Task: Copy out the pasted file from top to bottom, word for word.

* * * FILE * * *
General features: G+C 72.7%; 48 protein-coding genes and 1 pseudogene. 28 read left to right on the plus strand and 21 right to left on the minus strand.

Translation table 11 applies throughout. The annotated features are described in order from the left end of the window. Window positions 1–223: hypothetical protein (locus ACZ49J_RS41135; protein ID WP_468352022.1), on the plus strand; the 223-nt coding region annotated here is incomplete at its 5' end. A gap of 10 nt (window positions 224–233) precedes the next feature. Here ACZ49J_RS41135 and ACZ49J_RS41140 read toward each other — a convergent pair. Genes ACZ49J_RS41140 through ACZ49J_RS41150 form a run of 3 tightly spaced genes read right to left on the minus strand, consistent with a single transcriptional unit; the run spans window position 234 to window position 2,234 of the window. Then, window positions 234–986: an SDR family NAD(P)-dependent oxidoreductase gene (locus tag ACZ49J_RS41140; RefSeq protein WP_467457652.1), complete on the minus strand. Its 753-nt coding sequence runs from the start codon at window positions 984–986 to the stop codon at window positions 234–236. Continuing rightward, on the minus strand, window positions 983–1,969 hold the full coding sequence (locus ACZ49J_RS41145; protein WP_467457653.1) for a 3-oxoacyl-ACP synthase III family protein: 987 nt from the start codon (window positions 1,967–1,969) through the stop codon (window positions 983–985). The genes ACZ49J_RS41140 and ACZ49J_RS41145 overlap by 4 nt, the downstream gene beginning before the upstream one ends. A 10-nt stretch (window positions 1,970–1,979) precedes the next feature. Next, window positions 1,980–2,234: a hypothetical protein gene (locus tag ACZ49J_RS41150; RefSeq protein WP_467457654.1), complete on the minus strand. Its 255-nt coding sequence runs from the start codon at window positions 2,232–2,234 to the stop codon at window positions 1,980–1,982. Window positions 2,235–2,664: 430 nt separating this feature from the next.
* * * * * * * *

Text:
General features: G+C 72.7%; 48 protein-coding genes and 1 pseudogene. 28 read left to right on the plus strand and 21 right to left on the minus strand.

Translation table 11 applies throughout. The annotated features are described in order from the left end of the window. Window positions 1–223: hypothetical protein (locus ACZ49J_RS41135; protein ID WP_468352022.1), on the plus strand; the 223-nt coding region annotated here is incomplete at its 5' end. A gap of 10 nt (window positions 224–233) precedes the next feature. Here ACZ49J_RS41135 and ACZ49J_RS41140 read toward each other — a convergent pair. Genes ACZ49J_RS41140 through ACZ49J_RS41150 form a run of 3 tightly spaced genes read right to left on the minus strand, consistent with a single transcriptional unit; the run spans window position 234 to window position 2,234 of the window. Then, window positions 234–986: an SDR family NAD(P)-dependent oxidoreductase gene (locus tag ACZ49J_RS41140; RefSeq protein WP_467457652.1), complete on the minus strand. Its 753-nt coding sequence runs from the start codon at window positions 984–986 to the stop codon at window positions 234–236. Continuing rightward, on the minus strand, window positions 983–1,969 hold the full coding sequence (locus ACZ49J_RS41145; protein WP_467457653.1) for a 3-oxoacyl-ACP synthase III family protein: 987 nt from the start codon (window positions 1,967–1,969) through the stop codon (window positions 983–985). The genes ACZ49J_RS41140 and ACZ49J_RS41145 overlap by 4 nt, the downstream gene beginning before the upstream one ends. A 10-nt stretch (window positions 1,970–1,979) precedes the next feature. Next, window positions 1,980–2,234: a hypothetical protein gene (locus tag ACZ49J_RS41150; RefSeq protein WP_467457654.1), complete on the minus strand. Its 255-nt coding sequence runs from the start codon at window positions 2,232–2,234 to the stop codon at window positions 1,980–1,982. Window positions 2,235–2,664: 430 nt separating this feature from the next.